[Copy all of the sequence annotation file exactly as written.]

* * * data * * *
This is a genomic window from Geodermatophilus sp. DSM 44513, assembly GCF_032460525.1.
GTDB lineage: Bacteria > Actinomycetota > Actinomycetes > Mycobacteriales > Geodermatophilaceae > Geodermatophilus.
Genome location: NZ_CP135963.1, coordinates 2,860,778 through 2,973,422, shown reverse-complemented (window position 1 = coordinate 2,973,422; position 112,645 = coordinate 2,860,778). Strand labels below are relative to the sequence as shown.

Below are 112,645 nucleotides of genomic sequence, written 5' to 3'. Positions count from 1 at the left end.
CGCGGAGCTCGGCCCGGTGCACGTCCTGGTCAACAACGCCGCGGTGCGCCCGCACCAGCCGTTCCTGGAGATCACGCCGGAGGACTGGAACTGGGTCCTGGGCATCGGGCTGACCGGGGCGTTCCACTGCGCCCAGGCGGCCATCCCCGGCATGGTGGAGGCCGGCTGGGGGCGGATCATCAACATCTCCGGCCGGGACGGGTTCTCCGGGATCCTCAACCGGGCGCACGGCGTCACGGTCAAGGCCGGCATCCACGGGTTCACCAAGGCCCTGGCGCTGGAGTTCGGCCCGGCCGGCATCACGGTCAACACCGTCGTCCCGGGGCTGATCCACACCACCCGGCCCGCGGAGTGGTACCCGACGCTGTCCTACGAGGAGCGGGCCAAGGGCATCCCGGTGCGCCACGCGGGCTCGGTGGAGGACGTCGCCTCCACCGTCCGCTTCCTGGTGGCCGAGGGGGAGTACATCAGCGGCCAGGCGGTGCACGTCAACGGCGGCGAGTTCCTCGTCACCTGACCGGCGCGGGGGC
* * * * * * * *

This is a genomic window from Geodermatophilus sp. DSM 44513, assembly GCF_032460525.1.
GTDB lineage: Bacteria > Actinomycetota > Actinomycetes > Mycobacteriales > Geodermatophilaceae > Geodermatophilus.
Genome location: NZ_CP135963.1, coordinates 2,860,778 through 2,973,422, shown reverse-complemented (window position 1 = coordinate 2,973,422; position 112,645 = coordinate 2,860,778). Strand labels below are relative to the sequence as shown.

Below are 112,645 nucleotides of genomic sequence, written 5' to 3'. Positions count from 1 at the left end.
CGCGGAGCTCGGCCCGGTGCACGTCCTGGTCAACAACGCCGCGGTGCGCCCGCACCAGCCGTTCCTGGAGATCACGCCGGAGGACTGGAACTGGGTCCTGGGCATCGGGCTGACCGGGGCGTTCCACTGCGCCCAGGCGGCCATCCCCGGCATGGTGGAGGCCGGCTGGGGGCGGATCATCAACATCTCCGGCCGGGACGGGTTCTCCGGGATCCTCAACCGGGCGCACGGCGTCACGGTCAAGGCCGGCATCCACGGGTTCACCAAGGCCCTGGCGCTGGAGTTCGGCCCGGCCGGCATCACGGTCAACACCGTCGTCCCGGGGCTGATCCACACCACCCGGCCCGCGGAGTGGTACCCGACGCTGTCCTACGAGGAGCGGGCCAAGGGCATCCCGGTGCGCCACGCGGGCTCGGTGGAGGACGTCGCCTCCACCGTCCGCTTCCTGGTGGCCGAGGGGGAGTACATCAGCGGCCAGGCGGTGCACGTCAACGGCGGCGAGTTCCTCGTCACCTGACCGGCGCGGGGGC